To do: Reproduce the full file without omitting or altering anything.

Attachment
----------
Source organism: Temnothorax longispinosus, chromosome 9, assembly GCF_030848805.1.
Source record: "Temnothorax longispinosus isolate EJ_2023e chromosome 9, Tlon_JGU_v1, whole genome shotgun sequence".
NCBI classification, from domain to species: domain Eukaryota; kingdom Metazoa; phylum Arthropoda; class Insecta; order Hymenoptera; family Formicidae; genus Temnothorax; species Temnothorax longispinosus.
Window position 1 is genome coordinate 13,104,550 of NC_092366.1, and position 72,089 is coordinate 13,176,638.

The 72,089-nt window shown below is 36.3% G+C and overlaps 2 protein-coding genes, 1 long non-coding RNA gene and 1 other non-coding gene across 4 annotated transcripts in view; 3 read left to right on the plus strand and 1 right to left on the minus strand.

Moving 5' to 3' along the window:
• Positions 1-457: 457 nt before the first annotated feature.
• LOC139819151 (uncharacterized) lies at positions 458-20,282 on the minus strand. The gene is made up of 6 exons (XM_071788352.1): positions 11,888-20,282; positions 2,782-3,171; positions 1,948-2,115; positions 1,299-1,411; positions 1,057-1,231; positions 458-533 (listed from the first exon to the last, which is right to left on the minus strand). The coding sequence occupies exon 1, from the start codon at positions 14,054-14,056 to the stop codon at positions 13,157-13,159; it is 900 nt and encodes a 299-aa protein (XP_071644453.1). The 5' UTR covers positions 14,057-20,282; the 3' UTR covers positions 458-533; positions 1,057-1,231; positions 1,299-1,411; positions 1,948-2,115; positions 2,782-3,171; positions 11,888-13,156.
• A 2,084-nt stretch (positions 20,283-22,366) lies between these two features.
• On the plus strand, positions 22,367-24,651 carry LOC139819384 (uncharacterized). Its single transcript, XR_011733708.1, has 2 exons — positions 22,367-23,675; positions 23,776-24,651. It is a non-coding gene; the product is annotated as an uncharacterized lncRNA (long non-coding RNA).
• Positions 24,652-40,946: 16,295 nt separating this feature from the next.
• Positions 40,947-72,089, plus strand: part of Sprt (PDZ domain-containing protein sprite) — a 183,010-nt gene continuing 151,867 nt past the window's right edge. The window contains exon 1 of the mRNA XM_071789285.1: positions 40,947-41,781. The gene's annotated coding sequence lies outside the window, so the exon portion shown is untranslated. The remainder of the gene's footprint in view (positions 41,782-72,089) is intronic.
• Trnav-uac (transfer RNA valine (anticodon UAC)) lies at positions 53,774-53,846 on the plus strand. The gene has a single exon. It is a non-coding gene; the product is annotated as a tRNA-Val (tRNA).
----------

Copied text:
Source organism: Temnothorax longispinosus, chromosome 9, assembly GCF_030848805.1.
Source record: "Temnothorax longispinosus isolate EJ_2023e chromosome 9, Tlon_JGU_v1, whole genome shotgun sequence".
NCBI classification, from domain to species: domain Eukaryota; kingdom Metazoa; phylum Arthropoda; class Insecta; order Hymenoptera; family Formicidae; genus Temnothorax; species Temnothorax longispinosus.
Window position 1 is genome coordinate 13,104,550 of NC_092366.1, and position 72,089 is coordinate 13,176,638.

The 72,089-nt window shown below is 36.3% G+C and overlaps 2 protein-coding genes, 1 long non-coding RNA gene and 1 other non-coding gene across 4 annotated transcripts in view; 3 read left to right on the plus strand and 1 right to left on the minus strand.

Moving 5' to 3' along the window:
• Positions 1-457: 457 nt before the first annotated feature.
• LOC139819151 (uncharacterized) lies at positions 458-20,282 on the minus strand. The gene is made up of 6 exons (XM_071788352.1): positions 11,888-20,282; positions 2,782-3,171; positions 1,948-2,115; positions 1,299-1,411; positions 1,057-1,231; positions 458-533 (listed from the first exon to the last, which is right to left on the minus strand). The coding sequence occupies exon 1, from the start codon at positions 14,054-14,056 to the stop codon at positions 13,157-13,159; it is 900 nt and encodes a 299-aa protein (XP_071644453.1). The 5' UTR covers positions 14,057-20,282; the 3' UTR covers positions 458-533; positions 1,057-1,231; positions 1,299-1,411; positions 1,948-2,115; positions 2,782-3,171; positions 11,888-13,156.
• A 2,084-nt stretch (positions 20,283-22,366) lies between these two features.
• On the plus strand, positions 22,367-24,651 carry LOC139819384 (uncharacterized). Its single transcript, XR_011733708.1, has 2 exons — positions 22,367-23,675; positions 23,776-24,651. It is a non-coding gene; the product is annotated as an uncharacterized lncRNA (long non-coding RNA).
• Positions 24,652-40,946: 16,295 nt separating this feature from the next.
• Positions 40,947-72,089, plus strand: part of Sprt (PDZ domain-containing protein sprite) — a 183,010-nt gene continuing 151,867 nt past the window's right edge. The window contains exon 1 of the mRNA XM_071789285.1: positions 40,947-41,781. The gene's annotated coding sequence lies outside the window, so the exon portion shown is untranslated. The remainder of the gene's footprint in view (positions 41,782-72,089) is intronic.
• Trnav-uac (transfer RNA valine (anticodon UAC)) lies at positions 53,774-53,846 on the plus strand. The gene has a single exon. It is a non-coding gene; the product is annotated as a tRNA-Val (tRNA).